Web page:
The emergence and transfer of antibiotic-resistant bacteria and antibiotic resistance genes in aquatic environments: effects of plankton interactions

Student thesis: Doctoral Thesis


The environmental dimensions of the global health problem of antibiotic resistance have remained largely uncharted, particularly in regard to biotic interactions of waterborne bacteria. This thesis studied the effect of phytoplankton and zooplankton on horizontal gene transfer (HGT) in Enterococcus faecalis strains in experimental microcosms.
HGT was investigated between an E. faecalis donor strain with the plasmid borne vancomycin resistance gene vanA and rifampicin-resistant recipient strains. Gene transfer frequency (GTF) of vanA in centrifugation-induced liquid mating assays at 37 oC (10-7
) significantly exceeded GTF at 20 oC or 30 oC (10-8). Enhanced nutrient availability increased GTF from 10-7 to 10-5 in liquid mating assays, thus documenting the importance of energy resources to conjugation in E. faecalis.
Active filter feeding increased vanA GTF in Daphnia-bacteria microcosms to a range of 1.5 × 10-8 – 3.3 ×10-7, and ingested enterococci remained viable inside Daphnia for at least four days. Filter feeding zooplankton may thus facilitate the emergence of multi-resistance and disseminate transconjugants in aquatic environments.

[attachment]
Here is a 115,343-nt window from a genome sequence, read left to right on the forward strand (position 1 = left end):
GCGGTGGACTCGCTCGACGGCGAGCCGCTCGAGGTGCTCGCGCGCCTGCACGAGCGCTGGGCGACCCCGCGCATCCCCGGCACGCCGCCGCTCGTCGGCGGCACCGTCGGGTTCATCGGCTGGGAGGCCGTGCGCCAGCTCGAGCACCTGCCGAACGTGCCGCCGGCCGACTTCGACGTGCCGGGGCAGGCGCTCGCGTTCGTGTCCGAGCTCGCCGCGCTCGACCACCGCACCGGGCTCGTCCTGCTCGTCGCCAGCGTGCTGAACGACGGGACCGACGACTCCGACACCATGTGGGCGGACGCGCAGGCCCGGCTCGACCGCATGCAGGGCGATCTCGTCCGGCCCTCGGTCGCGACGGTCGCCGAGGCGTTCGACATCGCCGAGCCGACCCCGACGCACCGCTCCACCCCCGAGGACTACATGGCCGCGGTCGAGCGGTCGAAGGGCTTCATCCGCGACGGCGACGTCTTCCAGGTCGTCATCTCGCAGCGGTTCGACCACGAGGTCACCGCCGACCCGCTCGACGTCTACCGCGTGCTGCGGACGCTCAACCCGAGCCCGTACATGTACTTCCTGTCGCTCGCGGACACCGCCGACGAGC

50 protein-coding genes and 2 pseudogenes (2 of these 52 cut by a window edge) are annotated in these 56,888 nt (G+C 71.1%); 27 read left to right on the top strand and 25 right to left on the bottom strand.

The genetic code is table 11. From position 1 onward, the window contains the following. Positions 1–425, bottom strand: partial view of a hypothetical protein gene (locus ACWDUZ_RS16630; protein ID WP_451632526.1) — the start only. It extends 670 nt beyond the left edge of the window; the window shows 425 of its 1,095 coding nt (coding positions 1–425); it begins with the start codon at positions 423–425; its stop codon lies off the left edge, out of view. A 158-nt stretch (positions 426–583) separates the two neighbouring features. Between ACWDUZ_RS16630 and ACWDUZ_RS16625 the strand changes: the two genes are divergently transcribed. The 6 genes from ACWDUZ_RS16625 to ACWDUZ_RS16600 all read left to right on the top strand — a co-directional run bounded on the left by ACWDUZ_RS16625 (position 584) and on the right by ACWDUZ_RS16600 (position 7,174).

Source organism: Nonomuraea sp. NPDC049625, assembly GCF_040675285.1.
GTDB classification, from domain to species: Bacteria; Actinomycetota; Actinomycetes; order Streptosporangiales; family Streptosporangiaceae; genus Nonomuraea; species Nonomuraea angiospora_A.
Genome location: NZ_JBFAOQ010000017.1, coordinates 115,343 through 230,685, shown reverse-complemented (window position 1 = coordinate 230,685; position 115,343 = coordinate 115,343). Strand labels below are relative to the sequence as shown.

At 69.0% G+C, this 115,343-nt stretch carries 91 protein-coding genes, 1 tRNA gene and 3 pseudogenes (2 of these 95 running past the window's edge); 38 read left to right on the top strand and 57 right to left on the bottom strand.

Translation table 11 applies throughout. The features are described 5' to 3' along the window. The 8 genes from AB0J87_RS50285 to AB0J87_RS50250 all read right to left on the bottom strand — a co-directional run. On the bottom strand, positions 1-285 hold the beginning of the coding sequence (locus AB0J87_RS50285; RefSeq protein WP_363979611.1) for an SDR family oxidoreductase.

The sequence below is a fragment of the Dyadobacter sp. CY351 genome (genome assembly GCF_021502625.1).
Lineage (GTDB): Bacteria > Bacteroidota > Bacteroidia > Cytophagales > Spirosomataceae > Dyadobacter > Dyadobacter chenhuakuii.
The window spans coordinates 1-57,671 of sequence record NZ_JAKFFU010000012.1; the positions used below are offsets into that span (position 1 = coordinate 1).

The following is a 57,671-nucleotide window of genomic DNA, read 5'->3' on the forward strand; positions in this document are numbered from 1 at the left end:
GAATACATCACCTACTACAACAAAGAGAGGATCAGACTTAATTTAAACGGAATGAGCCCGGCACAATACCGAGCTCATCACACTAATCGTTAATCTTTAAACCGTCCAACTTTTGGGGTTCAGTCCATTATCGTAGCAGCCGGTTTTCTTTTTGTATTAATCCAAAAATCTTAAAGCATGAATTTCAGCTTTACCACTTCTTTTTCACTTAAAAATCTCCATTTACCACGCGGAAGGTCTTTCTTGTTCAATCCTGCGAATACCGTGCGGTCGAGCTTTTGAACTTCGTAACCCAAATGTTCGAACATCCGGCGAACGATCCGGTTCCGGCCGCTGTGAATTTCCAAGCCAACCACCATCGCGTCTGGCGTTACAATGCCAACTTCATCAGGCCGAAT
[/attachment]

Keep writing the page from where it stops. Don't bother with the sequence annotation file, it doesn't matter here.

Microalgae zooplankton feeds on may further enhance HGT. Microcosm experiments documented that Palmellopsis sp. enhanced vanA GTF by an order of magnitude, indicating that the algal cell mucilage was a suitable attachment substrate and energy source for conjugation.
The ciliate Tetrahymena pyriformis also facilitated HGT in E. faecalis. In the presence of live ciliates vanA GTF was 10-6 – 10-5
, an order of magnitude higher than in ciliate-free controls. GTF was higher within vesicles than in the ambient medium; it increased with time and peaked after 24 h.
Overall, this thesis highlights the potential effects of interactions between eukaryotic freshwater organisms and Enterococcus faecalis as a representative of Gram positive bacteria on the emergence and spread of antibiotic resistance. It also offers a projection of gene transfer frequencies under environmentally relevant conditions in lakes and wastewater treatment plants.
Date of AwardJul 2020
Original languageEnglish
SupervisorJoerg Arnscheidt (Supervisor) & James Dooley (Supervisor)


  • Horizontal gene transfer
  • Conjugation
  • Enterococcus faecalis
  • Biofiltration
  • Zooplankton
  • Daphnia
  • Tetrahymena
  • Microalgae

Cite this